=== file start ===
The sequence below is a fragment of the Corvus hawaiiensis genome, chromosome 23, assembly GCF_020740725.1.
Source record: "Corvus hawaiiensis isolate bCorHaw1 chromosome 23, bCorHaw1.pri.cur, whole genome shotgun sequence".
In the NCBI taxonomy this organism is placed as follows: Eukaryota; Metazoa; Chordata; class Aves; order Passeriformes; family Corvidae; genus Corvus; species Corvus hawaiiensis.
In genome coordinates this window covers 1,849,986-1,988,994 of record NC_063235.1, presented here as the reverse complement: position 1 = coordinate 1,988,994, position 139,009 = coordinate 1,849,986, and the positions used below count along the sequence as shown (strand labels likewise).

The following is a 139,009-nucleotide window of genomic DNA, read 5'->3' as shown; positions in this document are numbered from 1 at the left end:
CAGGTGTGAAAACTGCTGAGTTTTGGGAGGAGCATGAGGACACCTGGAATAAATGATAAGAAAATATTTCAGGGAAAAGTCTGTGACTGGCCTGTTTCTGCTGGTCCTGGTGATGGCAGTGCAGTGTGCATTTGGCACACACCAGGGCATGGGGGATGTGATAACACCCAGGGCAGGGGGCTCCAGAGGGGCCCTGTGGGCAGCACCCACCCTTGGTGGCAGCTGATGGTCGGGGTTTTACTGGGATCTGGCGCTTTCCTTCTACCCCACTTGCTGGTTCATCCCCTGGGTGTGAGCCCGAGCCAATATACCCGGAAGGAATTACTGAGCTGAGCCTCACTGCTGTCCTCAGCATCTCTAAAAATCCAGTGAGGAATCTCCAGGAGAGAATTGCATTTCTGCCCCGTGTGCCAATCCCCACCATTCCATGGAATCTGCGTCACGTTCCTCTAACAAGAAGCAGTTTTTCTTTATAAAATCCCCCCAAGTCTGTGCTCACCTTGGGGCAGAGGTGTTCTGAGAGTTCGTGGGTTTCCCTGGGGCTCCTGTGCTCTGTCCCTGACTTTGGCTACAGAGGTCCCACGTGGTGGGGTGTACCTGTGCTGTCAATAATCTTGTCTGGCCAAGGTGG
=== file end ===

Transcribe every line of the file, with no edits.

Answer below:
The sequence below is a fragment of the Corvus hawaiiensis genome, chromosome 23, assembly GCF_020740725.1.
Source record: "Corvus hawaiiensis isolate bCorHaw1 chromosome 23, bCorHaw1.pri.cur, whole genome shotgun sequence".
In the NCBI taxonomy this organism is placed as follows: Eukaryota; Metazoa; Chordata; class Aves; order Passeriformes; family Corvidae; genus Corvus; species Corvus hawaiiensis.
In genome coordinates this window covers 1,849,986-1,988,994 of record NC_063235.1, presented here as the reverse complement: position 1 = coordinate 1,988,994, position 139,009 = coordinate 1,849,986, and the positions used below count along the sequence as shown (strand labels likewise).

The following is a 139,009-nucleotide window of genomic DNA, read 5'->3' as shown; positions in this document are numbered from 1 at the left end:
CAGGTGTGAAAACTGCTGAGTTTTGGGAGGAGCATGAGGACACCTGGAATAAATGATAAGAAAATATTTCAGGGAAAAGTCTGTGACTGGCCTGTTTCTGCTGGTCCTGGTGATGGCAGTGCAGTGTGCATTTGGCACACACCAGGGCATGGGGGATGTGATAACACCCAGGGCAGGGGGCTCCAGAGGGGCCCTGTGGGCAGCACCCACCCTTGGTGGCAGCTGATGGTCGGGGTTTTACTGGGATCTGGCGCTTTCCTTCTACCCCACTTGCTGGTTCATCCCCTGGGTGTGAGCCCGAGCCAATATACCCGGAAGGAATTACTGAGCTGAGCCTCACTGCTGTCCTCAGCATCTCTAAAAATCCAGTGAGGAATCTCCAGGAGAGAATTGCATTTCTGCCCCGTGTGCCAATCCCCACCATTCCATGGAATCTGCGTCACGTTCCTCTAACAAGAAGCAGTTTTTCTTTATAAAATCCCCCCAAGTCTGTGCTCACCTTGGGGCAGAGGTGTTCTGAGAGTTCGTGGGTTTCCCTGGGGCTCCTGTGCTCTGTCCCTGACTTTGGCTACAGAGGTCCCACGTGGTGGGGTGTACCTGTGCTGTCAATAATCTTGTCTGGCCAAGGTGG